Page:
Check out Mosley’s 2021 coverage numbers compared to his production from 2015-19:

  • Touchdowns allowed: 4 over 11 games in 2021 (5.8 per 16 games), 6 over 63 games from 2015-19 (1.5 per 16 games)
  • Passes defended: 2 over 11 games in 2021 (2.9 per 16 games), 29 over 63 games from 2015-19 (7.4 per 16 games)
  • Interceptions: 0 over 11 games in 2021, 8 over 63 games from 2015-19 (2.0 per 16 games)
  • Passer rating allowed: 122.4 in 2021, 90.5 from 2015-19

Jets X-Factor Membership

The Jets rank second-worst in the NFL (ahead of only the Seahawks) with 126.8 receiving yards per game allowed to running backs and tight ends. Mosley is playing a sizable role in that. We cannot continue to pin all of the blame on everyone else.

Mosley is declining in the run game, too. So far, he has recorded 22 run stops over 303 snaps against the run, a rate of 7.4% that ranks 26th out of 61 qualified linebackers. That’s solid, but yet again, it’s not up to Mosley’s standards. Take a look at his career run-stop rates:

  • 2021: 7.4% (26th of 61)
  • 2018: 10.9% (5th of 67)
  • 2017: 9.3% (14th of 66)
  • 2016: 8.8% (27th of 63)
  • 2015: 10.1% (17th of 64)

Last but not least, Mosley is more penalty-prone than usual. He’s already been called for three penalties this year, the same number he was called for over 33 games from 2017-19.

Once again, that is by no means atrocious, but it is not who C.J. Mosley used to be – and the Jets are paying him to be the C.J. Mosley of old.

Mosley has a cap hit of $7.5 million this season, which ranks 10th among linebackers. Next year, his cap hit will jump to a whopping $17.5 million, which is currently set to rank fourth-highest. And New York is on the hook for that number – cutting Mosley would result in the team taking on $20.5 million in dead money while losing $3 million in immediate cap space.

The Jets could trade Mosley and absorb only $4.5 million in dead money while freeing $13 million in cap space, but it’s hard to imagine any team will want to trade for a declining 30-year-old Mosley at his cost.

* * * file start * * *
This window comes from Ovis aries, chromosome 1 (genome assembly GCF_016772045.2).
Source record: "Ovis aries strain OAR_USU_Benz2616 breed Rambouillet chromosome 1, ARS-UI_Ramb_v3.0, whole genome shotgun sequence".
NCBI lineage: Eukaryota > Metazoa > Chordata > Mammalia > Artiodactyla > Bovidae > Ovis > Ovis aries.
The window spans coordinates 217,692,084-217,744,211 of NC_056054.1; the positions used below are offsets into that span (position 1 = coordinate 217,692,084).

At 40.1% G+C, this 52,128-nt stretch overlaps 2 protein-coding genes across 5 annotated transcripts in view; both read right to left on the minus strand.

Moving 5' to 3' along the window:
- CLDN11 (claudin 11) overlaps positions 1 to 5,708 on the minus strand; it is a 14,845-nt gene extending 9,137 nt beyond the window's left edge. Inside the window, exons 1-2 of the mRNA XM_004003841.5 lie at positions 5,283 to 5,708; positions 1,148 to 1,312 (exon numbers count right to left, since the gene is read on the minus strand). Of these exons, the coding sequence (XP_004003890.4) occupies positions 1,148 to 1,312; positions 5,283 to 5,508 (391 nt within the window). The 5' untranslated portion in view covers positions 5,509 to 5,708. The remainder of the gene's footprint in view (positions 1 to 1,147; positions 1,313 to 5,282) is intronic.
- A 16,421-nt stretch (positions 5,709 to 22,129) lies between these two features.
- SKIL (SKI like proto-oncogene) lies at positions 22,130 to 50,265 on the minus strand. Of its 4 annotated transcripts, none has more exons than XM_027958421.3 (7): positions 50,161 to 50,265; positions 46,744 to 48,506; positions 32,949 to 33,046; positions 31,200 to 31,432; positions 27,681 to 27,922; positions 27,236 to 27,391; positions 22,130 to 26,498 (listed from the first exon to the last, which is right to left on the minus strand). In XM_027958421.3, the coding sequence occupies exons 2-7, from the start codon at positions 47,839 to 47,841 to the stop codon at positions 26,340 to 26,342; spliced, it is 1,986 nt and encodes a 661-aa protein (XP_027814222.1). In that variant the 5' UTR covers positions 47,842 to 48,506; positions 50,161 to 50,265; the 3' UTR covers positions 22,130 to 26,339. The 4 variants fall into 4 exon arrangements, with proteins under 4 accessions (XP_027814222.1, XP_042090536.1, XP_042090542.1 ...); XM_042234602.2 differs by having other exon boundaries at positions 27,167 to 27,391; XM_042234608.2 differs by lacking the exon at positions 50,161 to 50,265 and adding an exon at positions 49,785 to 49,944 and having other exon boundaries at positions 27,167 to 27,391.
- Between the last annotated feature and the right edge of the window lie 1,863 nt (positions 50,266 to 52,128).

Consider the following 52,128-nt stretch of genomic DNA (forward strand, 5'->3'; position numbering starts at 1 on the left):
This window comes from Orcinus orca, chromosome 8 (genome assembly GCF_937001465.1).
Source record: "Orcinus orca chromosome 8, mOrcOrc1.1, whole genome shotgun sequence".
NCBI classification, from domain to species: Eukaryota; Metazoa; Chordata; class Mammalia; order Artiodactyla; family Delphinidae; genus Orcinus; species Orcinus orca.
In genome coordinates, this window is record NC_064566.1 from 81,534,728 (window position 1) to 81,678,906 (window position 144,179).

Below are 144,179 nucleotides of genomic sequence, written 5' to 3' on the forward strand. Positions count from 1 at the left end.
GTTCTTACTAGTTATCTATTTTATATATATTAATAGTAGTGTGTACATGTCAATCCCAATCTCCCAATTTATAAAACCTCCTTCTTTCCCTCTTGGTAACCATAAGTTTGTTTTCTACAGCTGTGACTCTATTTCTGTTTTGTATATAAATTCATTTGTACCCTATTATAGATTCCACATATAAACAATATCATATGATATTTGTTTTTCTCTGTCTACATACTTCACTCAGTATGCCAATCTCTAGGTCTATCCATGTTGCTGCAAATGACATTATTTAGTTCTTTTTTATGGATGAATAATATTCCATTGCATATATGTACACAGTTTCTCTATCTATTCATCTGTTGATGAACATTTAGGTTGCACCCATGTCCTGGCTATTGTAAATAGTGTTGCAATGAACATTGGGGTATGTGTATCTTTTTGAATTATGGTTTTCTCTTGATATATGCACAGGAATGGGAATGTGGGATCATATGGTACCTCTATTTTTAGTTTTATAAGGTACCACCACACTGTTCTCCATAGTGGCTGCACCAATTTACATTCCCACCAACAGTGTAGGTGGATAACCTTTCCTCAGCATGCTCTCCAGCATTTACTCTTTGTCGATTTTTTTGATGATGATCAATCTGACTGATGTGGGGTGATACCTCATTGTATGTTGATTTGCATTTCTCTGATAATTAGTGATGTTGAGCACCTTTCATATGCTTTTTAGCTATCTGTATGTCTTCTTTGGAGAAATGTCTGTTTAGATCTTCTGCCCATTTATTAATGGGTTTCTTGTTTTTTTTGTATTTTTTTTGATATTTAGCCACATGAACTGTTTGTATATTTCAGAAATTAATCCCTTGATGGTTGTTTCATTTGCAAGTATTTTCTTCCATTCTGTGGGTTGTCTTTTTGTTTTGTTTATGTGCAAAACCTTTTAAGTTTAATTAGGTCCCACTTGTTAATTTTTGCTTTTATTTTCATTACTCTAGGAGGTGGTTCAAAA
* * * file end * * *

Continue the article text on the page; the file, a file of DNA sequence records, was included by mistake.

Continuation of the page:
Mosley is going to be a Jet next year, and he will be getting paid to be a great Jet. Right now, he’s just a fine one.

Reading the vibe of the Jets fanbase, it feels like Mosley’s 2021 season was declared a surefire success after a few strong games early in the season, and that fans have refrained from evaluating Mosley since then.

The fact of the matter is that Mosley has cooled off after a fairly solid start. He is not putting together the comeback story that everyone hoped for.

Mosley has not been a “bad” linebacker by any means. He also deserves some slack considering he is in a tough situation as the captain and play-caller of a young defense that has been throwing out new faces every single week.

With that being said, Mosley has been objectively average/below-average despite being paid to be a superstar.

It’s time to start throwing a little bit of blame in Mosley’s direction. The Jets need a lot more from him.

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Michael Nania is one of the best analytical New York Jets minds in the world, combining his statistical expertise with game film to add proper context to the data. Nania scrapes every corner, ensuring you know all there is to know about everyone from the QB to the long snapper. Nania's Numbers, Nania's QB Grades, and Nania's All-22 give fans a deeper and more well-rounded dive into the Jets than anyone else can offer. Email: michael.nania[at]jetsxfactor.com - Twitter: @Michael_Nania
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Jets71
Jets71
11 months ago

I think playing at a lighter weight has factored into his missed tackles. He is also in this defense for the first time, it’ different from what he played in Baltimore. He’s a good player, and could be a great player with some better people around him. Like you said he’s going to be a Jet next year, I think he’ll be a key piece to the defensive turn around.

JetOrange
JetOrange
11 months ago
Reply to  Jets71

Expect Mosely to have a role in the development of Quincy Williams and a 2022 LB premium draft pick